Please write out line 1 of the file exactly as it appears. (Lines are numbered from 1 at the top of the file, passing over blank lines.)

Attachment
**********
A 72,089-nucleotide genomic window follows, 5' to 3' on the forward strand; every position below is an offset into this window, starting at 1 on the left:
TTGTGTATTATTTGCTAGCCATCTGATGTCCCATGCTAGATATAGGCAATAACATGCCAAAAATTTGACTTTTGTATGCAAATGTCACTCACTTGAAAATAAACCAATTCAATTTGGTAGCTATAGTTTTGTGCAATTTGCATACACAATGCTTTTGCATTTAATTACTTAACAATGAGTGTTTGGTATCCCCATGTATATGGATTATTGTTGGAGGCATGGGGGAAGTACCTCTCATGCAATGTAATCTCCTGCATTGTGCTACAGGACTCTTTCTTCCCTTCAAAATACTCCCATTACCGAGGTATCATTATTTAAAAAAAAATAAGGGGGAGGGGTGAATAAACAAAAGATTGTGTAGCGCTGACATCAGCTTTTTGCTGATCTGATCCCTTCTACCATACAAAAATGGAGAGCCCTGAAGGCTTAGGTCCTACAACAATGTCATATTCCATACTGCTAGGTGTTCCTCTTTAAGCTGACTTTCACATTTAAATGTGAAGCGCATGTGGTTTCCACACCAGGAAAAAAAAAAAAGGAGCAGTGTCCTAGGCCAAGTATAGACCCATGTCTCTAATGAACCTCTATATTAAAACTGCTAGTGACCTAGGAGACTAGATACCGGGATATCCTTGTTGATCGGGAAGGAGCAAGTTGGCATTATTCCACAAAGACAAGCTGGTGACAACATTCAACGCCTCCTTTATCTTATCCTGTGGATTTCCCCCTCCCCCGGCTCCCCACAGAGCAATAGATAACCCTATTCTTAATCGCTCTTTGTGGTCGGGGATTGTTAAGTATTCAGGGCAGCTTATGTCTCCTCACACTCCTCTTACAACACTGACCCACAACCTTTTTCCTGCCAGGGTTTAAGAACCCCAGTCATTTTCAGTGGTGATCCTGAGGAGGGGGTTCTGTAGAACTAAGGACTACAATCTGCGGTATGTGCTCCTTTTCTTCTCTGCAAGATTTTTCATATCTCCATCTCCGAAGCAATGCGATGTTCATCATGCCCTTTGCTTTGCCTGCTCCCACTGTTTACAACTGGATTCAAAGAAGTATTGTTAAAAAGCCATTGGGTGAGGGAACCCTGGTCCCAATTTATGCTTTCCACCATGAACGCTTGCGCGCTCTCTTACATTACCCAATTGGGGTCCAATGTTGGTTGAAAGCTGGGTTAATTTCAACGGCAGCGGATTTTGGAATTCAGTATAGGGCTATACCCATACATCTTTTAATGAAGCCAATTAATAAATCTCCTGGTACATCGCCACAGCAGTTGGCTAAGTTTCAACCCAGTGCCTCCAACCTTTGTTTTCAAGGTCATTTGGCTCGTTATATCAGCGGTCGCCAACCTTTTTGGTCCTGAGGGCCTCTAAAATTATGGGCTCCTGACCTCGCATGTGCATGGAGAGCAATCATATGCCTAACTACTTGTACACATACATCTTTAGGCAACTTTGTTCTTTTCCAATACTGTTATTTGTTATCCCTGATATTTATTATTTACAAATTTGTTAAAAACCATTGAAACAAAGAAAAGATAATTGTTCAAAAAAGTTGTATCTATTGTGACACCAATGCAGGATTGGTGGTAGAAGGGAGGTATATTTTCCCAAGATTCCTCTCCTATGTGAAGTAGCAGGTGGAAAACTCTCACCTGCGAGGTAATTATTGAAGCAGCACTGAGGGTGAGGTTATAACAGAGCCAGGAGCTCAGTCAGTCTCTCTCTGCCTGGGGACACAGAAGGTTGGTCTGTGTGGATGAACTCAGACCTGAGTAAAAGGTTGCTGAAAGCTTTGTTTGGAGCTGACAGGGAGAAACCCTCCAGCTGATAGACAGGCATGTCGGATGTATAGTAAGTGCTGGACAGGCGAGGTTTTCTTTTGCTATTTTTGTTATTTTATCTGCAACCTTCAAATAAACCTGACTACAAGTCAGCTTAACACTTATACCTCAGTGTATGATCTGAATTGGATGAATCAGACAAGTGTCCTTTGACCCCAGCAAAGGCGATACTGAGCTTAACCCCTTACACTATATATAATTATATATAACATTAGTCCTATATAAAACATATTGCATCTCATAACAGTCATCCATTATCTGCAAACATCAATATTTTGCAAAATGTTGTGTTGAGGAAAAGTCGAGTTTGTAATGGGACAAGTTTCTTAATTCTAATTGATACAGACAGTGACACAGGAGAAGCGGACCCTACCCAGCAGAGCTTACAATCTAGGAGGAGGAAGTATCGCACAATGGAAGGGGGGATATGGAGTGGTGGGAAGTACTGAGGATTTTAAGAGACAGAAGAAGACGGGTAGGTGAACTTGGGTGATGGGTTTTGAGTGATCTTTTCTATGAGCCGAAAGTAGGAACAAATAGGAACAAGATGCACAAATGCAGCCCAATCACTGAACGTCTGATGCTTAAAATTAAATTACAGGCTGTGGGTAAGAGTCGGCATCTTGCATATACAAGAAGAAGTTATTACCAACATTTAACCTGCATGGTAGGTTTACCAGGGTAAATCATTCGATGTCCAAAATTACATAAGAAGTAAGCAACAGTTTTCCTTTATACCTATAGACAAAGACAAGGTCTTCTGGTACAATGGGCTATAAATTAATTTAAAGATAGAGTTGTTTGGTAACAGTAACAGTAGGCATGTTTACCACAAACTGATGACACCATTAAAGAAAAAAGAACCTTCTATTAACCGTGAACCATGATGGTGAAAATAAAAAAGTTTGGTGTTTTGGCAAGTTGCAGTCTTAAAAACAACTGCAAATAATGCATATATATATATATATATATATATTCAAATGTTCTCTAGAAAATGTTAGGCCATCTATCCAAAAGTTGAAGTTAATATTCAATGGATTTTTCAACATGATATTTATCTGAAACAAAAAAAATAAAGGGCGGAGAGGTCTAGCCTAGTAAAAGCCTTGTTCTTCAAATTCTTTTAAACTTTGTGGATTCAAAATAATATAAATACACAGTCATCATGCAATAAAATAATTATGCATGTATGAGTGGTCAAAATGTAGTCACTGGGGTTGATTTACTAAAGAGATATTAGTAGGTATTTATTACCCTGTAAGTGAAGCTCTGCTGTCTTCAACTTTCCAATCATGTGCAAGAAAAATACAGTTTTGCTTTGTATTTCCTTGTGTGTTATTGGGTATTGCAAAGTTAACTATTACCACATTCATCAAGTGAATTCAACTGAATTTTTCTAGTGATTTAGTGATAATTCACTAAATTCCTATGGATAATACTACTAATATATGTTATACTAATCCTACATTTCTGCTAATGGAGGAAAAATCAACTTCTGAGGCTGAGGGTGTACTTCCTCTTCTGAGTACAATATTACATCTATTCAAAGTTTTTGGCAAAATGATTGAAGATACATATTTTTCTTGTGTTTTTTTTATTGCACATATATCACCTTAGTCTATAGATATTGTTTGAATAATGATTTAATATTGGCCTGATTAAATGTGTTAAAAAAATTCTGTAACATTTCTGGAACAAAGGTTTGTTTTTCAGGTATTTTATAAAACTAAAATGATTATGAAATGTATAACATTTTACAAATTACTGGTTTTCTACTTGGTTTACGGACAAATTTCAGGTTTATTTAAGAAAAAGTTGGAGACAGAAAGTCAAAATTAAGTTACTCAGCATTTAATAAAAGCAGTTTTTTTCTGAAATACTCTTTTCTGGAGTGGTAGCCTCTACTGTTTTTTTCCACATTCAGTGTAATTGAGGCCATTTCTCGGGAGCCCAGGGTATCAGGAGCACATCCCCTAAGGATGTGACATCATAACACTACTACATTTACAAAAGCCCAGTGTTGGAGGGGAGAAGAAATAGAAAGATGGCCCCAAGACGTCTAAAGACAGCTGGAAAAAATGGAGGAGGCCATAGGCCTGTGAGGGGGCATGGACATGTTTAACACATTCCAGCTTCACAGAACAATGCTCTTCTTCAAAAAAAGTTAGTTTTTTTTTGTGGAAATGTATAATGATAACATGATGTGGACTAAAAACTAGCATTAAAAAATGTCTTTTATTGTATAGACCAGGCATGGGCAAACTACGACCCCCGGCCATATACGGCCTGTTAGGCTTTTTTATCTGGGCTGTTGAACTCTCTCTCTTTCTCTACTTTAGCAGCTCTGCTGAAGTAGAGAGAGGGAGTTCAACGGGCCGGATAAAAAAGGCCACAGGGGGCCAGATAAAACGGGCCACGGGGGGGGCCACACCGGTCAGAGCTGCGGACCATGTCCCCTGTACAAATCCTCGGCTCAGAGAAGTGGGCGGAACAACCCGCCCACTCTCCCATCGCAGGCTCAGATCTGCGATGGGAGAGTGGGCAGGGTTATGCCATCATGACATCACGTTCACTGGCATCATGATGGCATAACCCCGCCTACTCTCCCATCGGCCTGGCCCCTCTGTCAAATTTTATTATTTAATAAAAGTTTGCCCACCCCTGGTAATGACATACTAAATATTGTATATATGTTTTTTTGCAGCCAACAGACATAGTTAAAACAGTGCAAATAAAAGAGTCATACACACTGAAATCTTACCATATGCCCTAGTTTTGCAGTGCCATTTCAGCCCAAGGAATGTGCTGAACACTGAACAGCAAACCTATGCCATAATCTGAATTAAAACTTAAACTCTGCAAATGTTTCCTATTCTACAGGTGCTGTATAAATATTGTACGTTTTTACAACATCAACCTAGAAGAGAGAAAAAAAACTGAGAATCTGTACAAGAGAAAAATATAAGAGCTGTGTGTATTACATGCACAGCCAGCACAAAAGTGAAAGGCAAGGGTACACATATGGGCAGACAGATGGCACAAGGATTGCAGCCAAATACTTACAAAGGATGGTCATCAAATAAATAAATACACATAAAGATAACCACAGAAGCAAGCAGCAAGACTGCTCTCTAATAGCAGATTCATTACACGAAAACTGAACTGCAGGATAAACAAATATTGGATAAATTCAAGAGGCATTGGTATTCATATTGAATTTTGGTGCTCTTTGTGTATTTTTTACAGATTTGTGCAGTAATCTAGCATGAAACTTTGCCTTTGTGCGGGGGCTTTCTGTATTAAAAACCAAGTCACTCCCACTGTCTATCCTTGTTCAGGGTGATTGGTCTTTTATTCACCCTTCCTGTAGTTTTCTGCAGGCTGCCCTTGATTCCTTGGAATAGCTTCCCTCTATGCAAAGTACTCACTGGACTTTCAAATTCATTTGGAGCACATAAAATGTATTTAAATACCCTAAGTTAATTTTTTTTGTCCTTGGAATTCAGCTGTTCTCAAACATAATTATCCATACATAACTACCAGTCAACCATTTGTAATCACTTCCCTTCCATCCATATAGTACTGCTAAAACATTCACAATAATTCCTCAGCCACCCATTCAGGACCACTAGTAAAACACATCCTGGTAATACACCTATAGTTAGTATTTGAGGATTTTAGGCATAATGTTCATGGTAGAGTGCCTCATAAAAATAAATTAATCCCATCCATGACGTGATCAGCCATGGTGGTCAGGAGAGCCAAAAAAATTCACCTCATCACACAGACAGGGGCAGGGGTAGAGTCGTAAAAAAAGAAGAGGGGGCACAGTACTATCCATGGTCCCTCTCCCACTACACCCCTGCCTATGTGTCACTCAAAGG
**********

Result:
A 72,089-nucleotide genomic window follows, 5' to 3' on the forward strand; every position below is an offset into this window, starting at 1 on the left: